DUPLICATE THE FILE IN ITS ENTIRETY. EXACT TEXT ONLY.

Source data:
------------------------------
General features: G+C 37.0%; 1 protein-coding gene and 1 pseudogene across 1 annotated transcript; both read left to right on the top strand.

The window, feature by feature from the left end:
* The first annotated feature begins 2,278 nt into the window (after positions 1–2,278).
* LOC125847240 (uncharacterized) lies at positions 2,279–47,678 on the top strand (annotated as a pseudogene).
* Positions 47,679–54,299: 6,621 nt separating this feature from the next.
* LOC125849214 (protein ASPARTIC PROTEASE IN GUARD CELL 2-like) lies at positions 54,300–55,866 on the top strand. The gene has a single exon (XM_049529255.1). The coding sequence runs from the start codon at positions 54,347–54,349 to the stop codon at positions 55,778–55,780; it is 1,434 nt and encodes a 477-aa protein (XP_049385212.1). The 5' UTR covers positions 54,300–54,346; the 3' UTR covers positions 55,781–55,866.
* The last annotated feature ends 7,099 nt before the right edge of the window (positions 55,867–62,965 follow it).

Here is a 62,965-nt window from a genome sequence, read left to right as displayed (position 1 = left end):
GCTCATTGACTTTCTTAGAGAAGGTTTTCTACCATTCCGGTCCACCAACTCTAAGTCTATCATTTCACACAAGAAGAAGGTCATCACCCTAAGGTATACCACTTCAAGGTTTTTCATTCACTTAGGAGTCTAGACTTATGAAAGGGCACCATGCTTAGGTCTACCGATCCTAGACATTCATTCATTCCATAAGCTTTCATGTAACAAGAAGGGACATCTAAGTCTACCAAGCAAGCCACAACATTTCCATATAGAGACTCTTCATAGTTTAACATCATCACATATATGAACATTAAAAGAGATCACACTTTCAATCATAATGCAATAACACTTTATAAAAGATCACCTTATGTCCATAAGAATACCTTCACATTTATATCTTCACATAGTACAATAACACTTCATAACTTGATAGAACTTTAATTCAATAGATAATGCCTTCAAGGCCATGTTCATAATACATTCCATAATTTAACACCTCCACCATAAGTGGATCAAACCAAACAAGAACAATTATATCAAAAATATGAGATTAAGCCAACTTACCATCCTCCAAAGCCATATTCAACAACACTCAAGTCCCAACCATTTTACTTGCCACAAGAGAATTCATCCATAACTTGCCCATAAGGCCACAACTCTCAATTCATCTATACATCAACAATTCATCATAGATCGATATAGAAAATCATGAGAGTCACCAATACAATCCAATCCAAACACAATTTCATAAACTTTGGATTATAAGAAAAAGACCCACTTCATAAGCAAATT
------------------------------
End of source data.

General features: G+C 37.0%; 1 protein-coding gene and 1 pseudogene across 1 annotated transcript; both read left to right on the top strand.

The window, feature by feature from the left end:
* The first annotated feature begins 2,278 nt into the window (after positions 1–2,278).
* LOC125847240 (uncharacterized) lies at positions 2,279–47,678 on the top strand (annotated as a pseudogene).
* Positions 47,679–54,299: 6,621 nt separating this feature from the next.
* LOC125849214 (protein ASPARTIC PROTEASE IN GUARD CELL 2-like) lies at positions 54,300–55,866 on the top strand. The gene has a single exon (XM_049529255.1). The coding sequence runs from the start codon at positions 54,347–54,349 to the stop codon at positions 55,778–55,780; it is 1,434 nt and encodes a 477-aa protein (XP_049385212.1). The 5' UTR covers positions 54,300–54,346; the 3' UTR covers positions 55,781–55,866.
* The last annotated feature ends 7,099 nt before the right edge of the window (positions 55,867–62,965 follow it).

Here is a 62,965-nt window from a genome sequence, read left to right as displayed (position 1 = left end):
GCTCATTGACTTTCTTAGAGAAGGTTTTCTACCATTCCGGTCCACCAACTCTAAGTCTATCATTTCACACAAGAAGAAGGTCATCACCCTAAGGTATACCACTTCAAGGTTTTTCATTCACTTAGGAGTCTAGACTTATGAAAGGGCACCATGCTTAGGTCTACCGATCCTAGACATTCATTCATTCCATAAGCTTTCATGTAACAAGAAGGGACATCTAAGTCTACCAAGCAAGCCACAACATTTCCATATAGAGACTCTTCATAGTTTAACATCATCACATATATGAACATTAAAAGAGATCACACTTTCAATCATAATGCAATAACACTTTATAAAAGATCACCTTATGTCCATAAGAATACCTTCACATTTATATCTTCACATAGTACAATAACACTTCATAACTTGATAGAACTTTAATTCAATAGATAATGCCTTCAAGGCCATGTTCATAATACATTCCATAATTTAACACCTCCACCATAAGTGGATCAAACCAAACAAGAACAATTATATCAAAAATATGAGATTAAGCCAACTTACCATCCTCCAAAGCCATATTCAACAACACTCAAGTCCCAACCATTTTACTTGCCACAAGAGAATTCATCCATAACTTGCCCATAAGGCCACAACTCTCAATTCATCTATACATCAACAATTCATCATAGATCGATATAGAAAATCATGAGAGTCACCAATACAATCCAATCCAAACACAATTTCATAAACTTTGGATTATAAGAAAAAGACCCACTTCATAAGCAAATT